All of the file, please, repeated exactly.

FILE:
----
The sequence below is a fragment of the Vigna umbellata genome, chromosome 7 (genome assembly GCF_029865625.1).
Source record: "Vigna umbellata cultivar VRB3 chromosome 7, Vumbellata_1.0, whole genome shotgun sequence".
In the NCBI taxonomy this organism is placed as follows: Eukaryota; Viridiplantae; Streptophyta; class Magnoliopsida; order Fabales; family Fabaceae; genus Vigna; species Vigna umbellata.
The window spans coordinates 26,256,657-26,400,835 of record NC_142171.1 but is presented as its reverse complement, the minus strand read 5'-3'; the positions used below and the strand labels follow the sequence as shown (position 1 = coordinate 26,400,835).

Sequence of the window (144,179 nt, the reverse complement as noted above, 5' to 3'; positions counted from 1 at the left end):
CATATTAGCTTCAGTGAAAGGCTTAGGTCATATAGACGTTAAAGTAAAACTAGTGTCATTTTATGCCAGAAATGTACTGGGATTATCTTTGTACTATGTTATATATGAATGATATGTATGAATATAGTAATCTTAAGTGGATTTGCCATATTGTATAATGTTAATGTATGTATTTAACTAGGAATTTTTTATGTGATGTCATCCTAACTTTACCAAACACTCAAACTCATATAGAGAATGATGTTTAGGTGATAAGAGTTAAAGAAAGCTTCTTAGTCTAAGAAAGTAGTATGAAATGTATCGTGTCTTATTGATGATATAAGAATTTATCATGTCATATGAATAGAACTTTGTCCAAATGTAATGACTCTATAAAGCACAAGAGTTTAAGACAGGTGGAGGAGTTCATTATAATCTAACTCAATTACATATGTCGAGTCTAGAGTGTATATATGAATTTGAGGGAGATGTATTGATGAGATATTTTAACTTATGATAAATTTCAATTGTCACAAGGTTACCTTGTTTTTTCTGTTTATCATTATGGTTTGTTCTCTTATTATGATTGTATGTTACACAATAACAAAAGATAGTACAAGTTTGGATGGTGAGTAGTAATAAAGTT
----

The sequence below is a fragment of the Vigna umbellata genome, chromosome 7 (genome assembly GCF_029865625.1).
Source record: "Vigna umbellata cultivar VRB3 chromosome 7, Vumbellata_1.0, whole genome shotgun sequence".
In the NCBI taxonomy this organism is placed as follows: Eukaryota; Viridiplantae; Streptophyta; class Magnoliopsida; order Fabales; family Fabaceae; genus Vigna; species Vigna umbellata.
The window spans coordinates 26,256,657-26,400,835 of record NC_142171.1 but is presented as its reverse complement, the minus strand read 5'-3'; the positions used below and the strand labels follow the sequence as shown (position 1 = coordinate 26,400,835).

Sequence of the window (144,179 nt, the reverse complement as noted above, 5' to 3'; positions counted from 1 at the left end):
CATATTAGCTTCAGTGAAAGGCTTAGGTCATATAGACGTTAAAGTAAAACTAGTGTCATTTTATGCCAGAAATGTACTGGGATTATCTTTGTACTATGTTATATATGAATGATATGTATGAATATAGTAATCTTAAGTGGATTTGCCATATTGTATAATGTTAATGTATGTATTTAACTAGGAATTTTTTATGTGATGTCATCCTAACTTTACCAAACACTCAAACTCATATAGAGAATGATGTTTAGGTGATAAGAGTTAAAGAAAGCTTCTTAGTCTAAGAAAGTAGTATGAAATGTATCGTGTCTTATTGATGATATAAGAATTTATCATGTCATATGAATAGAACTTTGTCCAAATGTAATGACTCTATAAAGCACAAGAGTTTAAGACAGGTGGAGGAGTTCATTATAATCTAACTCAATTACATATGTCGAGTCTAGAGTGTATATATGAATTTGAGGGAGATGTATTGATGAGATATTTTAACTTATGATAAATTTCAATTGTCACAAGGTTACCTTGTTTTTTCTGTTTATCATTATGGTTTGTTCTCTTATTATGATTGTATGTTACACAATAACAAAAGATAGTACAAGTTTGGATGGTGAGTAGTAATAAAGTT